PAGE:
LONDON, (Reuters) UPDATE: Top U.S. gas exporter, Freeport LNG, has retracted the force majeure it initially declared after an explosion in June, a development that could cost its buyers billions of dollars in losses, a document showed and three trading sources said.
Force majeure is a notice used to describe events outside a company’s control, such as a natural disaster, which usually releases it from contractual obligation without penalty.
The force majeure would also have allowed Freeport’s LNG buyers to exit their own agreements to deliver gas to end users. Instead, they are facing a collective loss of up to $8 billion as they source alternative supplies at elevated spot market prices, according to the trading sources, who have knowledge of the matter, and calculations by a consultancy.
Those buyers include BP (BP.L), TotalEnergies (TTEF.PA), Osaka Gas (9532.T), Japan’s top power generator JERA and South Korea’s SK Gas Trading (018670.KS), and trading house Trafigura which holds a small contract.
Freeport and the buyers declined to comment on the force majeure, its retraction, and potential losses.
Freeport accounts for 20% of U.S. LNG exports but stopped shipments after the explosion on June 8, causing a spike in global gas prices which had already soared on falling Russian supplies to Europe and other outages.
Freeport declared force majeure on June 9, before retracting the notice around the end of June, two of the three sources with knowledge of the matter said, adding that Freeport blamed human error.
“No facts have been revealed that would indicate that the incident was a result of Force Majeure,” Freeport told market participants on Aug. 3 in a notice seen by Reuters.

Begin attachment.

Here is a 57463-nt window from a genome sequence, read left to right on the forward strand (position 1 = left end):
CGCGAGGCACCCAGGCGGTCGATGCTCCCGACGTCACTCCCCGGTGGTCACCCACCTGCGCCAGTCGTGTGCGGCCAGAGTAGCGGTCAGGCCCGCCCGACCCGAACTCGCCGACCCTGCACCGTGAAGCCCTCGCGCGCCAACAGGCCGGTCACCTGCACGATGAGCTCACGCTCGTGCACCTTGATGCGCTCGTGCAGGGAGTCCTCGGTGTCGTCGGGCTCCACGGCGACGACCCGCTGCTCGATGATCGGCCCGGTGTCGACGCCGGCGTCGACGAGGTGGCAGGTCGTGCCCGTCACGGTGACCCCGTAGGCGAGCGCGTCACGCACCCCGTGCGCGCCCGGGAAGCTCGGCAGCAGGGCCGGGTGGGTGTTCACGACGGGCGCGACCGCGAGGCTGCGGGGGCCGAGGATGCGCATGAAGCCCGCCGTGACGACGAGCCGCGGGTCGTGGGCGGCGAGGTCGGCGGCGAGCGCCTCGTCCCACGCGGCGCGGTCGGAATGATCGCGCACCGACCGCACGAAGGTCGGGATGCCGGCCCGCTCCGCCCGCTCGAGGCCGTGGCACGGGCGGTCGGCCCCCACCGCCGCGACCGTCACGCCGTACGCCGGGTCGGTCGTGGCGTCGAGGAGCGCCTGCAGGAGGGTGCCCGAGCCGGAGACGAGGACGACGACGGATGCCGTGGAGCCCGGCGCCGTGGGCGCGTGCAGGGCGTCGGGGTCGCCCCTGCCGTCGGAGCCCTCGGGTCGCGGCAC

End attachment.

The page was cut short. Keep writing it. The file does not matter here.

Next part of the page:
Neither the retraction nor the notice has been previously reported.
Freeport does not expect full operations to resume until the end of the year, although a partial restart is scheduled for October. Without the force majeure, the company needs to pay compensation to its gas buyers and the buyers still need to supply end users.
The outage leaves a hole of about 80 cargoes based on an October restart date, according to Reuters calculations and an LNG consultancy, although Freeport’s buyers may not need to replace them all depending on how they negotiate their onward contracts.
The buyers had paid Freeport around $30-$50 million per LNG cargo, according to two of the sources, with the fuel then sold to end users at a premium usually amounting to a few millions of dollars per cargo.
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Freeport’s buyers would have to pay $100 million per cargo based on Wednesday’s spot market prices to replace the lost volumes as LNG prices have doubled since the explosion, which happened when markets were already tight.
However, Freeport is offering buyers compensation of around 10% of the value of the purchased and undelivered cargoes or lump sums of between $3 million-$5 million per cargo, according to the two sources.
“There are ongoing discussions taking place right now with Freeport as the compensation they are offering will not cover taking a spot cargo at today’s rates,” one of the sources said.
Freeport declined to comment on its compensation policy.
Related Freeport News: LNG traders absorb huge losses after supply outages
“The potential losses Freeport’s offtakers may face… will probably be within the range of about $6-$8 billion, on a collective basis,” said Tamir Druz, managing director at Capra Energy, an LNG consultancy.
“While some of these cargoes may not need to be replaced, on a mark-to-market basis, it remains a significant loss.”
Oil major BP has the largest contract at 4.4 million tonnes per annum (mtpa) through 2040. JERA and Osaka Gas have contracts at 2.3 mtpa each through 2039, while SK and TotalEnergies each have 2.2 mtpa contracts running through 2040, according to the International Group of Liquefied Natural Gas Importers.
Based on Freeport paying 10% compensation per lost cargo, losses may amount to about $2.3 billion for BP and $1.1 billion for TotalEnergies on a mark-to-market basis, Capra Energy’s Druz said.
BP and TotalEnergies declined to comment on any losses.
Mark-to-market is a way of measuring the fair value of accounts based on current market prices, which is likely different to the price paid to acquire them.
Osaka Gas sharply cut its annual net profit forecast this month citing a nearly 80 billion yen ($611 million) hit from the Freeport outage for the second quarter alone. read more